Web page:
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Fate and transformation of silver nanoparticles in urban wastewater systems
Link to Journal Abstract
Discharge of silver nanoparticles (Ag-NP) from textiles and cosmetics, todays major application areas for metallic Ag-NP, into wastewater is inevitable. Transformation and removal processes in sewers and wastewater treatment plants (WWTP) will determine the impact of Ag-NP on aquatic and terrestrial environments, via the effluents of the WWTP and via the use of digested sludge as fertilizer. We thus conducted experiments addressing the behavior of Ag-NP in sewers and in WWTP.
We spiked Ag-NP to a 5 km long main trunk sewer and collected 40 wastewater samples after 500 m, 2400 m and 5000 m each according to the expected travel times of the Ag-NP. Excellent mass closure of the Ag derived by multiplying the measured Ag concentrations times the volumetric flow rates indicate an efficient transport of the Ag-NP without substantial losses to the sewer biofilm. Ag-NP reacted with raw wastewater in batch experiments were sulfidized to roughly 15% after 5 h reaction time as revealed by X-ray absorption spectroscopy (XAS). However, acid volatile sulfide (AVS) concentrations were substantially higher in the sewer channel (100 ¥ìM) compared to the batch experiments (3 ¥ìM; still sufficient to sulfidize spiked 2 ¥ìM Ag) possibly resulting in a higher degree of sulfidation in the sewer channel. We further investigated the removal efficiency of 10 nm and 100 nm Ag- and gold (Au)-NP coated with citrate or polyvinylpyrrolidone in activated sludge batch experiments. We obtained very high removal efficiencies (¡99%) irrespective of size and coating for Ag- and Au-NP, the latter confirming that the particle type was of minor importance with respect to the degree of NP removal. We observed a strong size dependence of the sulfidation kinetics. We conclude that Ag-NP discharged to the wastewater stream will become sulfidized to various degrees in the sewer system and are efficiently transported to the WWTP. The sulfidation of the Ag-NP will continue in the WWTP, but primarily depending on the size the Ag-NP, may not be complete. Very high removal efficiencies in the WWTP will divert most of the Ag-NP mass flow to the digester and only a small fraction of the Ag will be released to surface waters.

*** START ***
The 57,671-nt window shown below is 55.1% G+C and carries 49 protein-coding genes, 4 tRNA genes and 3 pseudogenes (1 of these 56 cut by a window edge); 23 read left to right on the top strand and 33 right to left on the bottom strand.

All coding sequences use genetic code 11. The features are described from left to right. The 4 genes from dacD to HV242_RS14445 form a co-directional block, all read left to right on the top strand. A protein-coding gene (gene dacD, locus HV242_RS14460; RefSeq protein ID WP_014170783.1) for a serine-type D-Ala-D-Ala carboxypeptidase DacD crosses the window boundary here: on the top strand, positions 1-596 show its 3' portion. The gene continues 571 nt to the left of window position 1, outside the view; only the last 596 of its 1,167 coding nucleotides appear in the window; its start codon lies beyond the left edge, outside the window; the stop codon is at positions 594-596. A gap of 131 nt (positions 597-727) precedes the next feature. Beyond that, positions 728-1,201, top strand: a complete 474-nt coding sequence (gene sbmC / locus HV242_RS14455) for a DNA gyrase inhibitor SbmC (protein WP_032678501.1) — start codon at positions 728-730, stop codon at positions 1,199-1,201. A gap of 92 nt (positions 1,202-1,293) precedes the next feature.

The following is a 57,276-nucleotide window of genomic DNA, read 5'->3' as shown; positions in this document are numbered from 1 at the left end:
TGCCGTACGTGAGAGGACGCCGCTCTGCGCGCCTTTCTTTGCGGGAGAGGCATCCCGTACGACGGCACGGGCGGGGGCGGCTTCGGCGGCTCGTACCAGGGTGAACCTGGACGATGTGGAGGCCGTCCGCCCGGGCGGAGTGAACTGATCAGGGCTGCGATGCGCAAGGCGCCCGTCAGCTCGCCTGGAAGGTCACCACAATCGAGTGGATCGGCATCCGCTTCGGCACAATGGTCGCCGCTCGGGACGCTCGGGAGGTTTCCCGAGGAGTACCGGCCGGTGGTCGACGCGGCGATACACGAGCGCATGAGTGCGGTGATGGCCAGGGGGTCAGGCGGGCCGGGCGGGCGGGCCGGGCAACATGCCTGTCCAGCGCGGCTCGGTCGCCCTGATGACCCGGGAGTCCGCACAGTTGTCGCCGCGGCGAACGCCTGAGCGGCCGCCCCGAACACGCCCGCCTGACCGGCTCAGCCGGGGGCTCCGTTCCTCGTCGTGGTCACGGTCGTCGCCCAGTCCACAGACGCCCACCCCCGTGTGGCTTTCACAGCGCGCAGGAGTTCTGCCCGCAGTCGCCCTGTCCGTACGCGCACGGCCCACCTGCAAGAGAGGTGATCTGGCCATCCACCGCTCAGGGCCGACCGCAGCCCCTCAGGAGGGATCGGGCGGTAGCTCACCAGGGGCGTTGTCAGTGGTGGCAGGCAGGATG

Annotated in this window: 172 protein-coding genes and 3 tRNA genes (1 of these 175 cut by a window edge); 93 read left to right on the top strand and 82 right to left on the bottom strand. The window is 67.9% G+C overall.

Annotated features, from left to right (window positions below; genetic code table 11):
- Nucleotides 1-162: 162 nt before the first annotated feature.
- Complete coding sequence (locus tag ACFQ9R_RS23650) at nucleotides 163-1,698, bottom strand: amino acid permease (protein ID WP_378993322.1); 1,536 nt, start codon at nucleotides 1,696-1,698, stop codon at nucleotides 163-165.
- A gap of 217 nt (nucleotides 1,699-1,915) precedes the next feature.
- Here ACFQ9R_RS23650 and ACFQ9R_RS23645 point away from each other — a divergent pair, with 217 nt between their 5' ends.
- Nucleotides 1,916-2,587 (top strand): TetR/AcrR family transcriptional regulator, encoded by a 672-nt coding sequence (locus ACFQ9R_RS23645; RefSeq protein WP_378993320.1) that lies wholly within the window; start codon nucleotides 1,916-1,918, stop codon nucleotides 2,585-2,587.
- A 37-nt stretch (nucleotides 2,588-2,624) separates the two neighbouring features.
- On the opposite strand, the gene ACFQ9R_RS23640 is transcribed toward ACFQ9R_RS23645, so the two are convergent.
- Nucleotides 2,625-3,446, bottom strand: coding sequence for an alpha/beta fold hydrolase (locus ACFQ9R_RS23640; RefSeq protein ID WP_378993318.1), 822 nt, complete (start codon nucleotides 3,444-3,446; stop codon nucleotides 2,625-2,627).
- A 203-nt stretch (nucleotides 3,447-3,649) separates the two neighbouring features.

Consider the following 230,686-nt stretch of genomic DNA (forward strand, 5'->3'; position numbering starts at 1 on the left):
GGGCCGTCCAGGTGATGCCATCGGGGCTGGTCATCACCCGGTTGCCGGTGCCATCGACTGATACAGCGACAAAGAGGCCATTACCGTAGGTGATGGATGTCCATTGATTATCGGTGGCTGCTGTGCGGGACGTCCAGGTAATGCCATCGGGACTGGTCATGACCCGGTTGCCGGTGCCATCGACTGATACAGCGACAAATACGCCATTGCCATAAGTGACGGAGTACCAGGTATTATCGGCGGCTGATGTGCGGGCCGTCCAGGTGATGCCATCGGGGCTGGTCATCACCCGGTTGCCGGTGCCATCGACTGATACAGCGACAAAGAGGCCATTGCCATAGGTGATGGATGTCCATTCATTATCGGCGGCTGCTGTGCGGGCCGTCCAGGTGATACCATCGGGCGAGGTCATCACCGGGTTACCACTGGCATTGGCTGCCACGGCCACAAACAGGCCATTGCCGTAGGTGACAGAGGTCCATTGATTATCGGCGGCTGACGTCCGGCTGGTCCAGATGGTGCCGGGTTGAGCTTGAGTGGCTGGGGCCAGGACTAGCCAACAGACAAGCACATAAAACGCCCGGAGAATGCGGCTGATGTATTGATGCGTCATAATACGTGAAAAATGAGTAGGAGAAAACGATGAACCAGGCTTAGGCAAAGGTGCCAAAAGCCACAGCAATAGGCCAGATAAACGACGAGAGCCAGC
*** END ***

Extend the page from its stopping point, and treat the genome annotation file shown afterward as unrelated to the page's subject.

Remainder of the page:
In this study, the authors conducted experiments addressing the behavior of silver nanoparticles (Ag-NP) in sewers and in WWTP. They spiked Ag-NP to a 5 km long main trunk sewer and collected 40 wastewater samples after 500 m, 2400 m and 5000 m each according to the expected travel times of the Ag-NP. They further investigated the removal efficiency of 10 nm and 100 nm Ag- and gold (Au)-NP coated with citrate or polyvinylpyrrolidone in activated sludge batch experiments.
Peer Reviewed Journal Article
Exposure Or Hazard Target
Method Of Study
Environmental Fate and Transport
Risk Exposure Group
Water Research, 2013, In Press, DOI: 10.1016/j.watres.2012.11.060
Kaegi R, Voegelin A, Ort C, Sinnet B, Thalmann B, Krismer J, Hagendorfer H, Elumelu M, Mueller E
Last updated on April 18, 2013
This work is supported in part by the Nanoscale Science and Engineering Initiative of the National Science Foundation
under NSF Award Number EEC-0118007.
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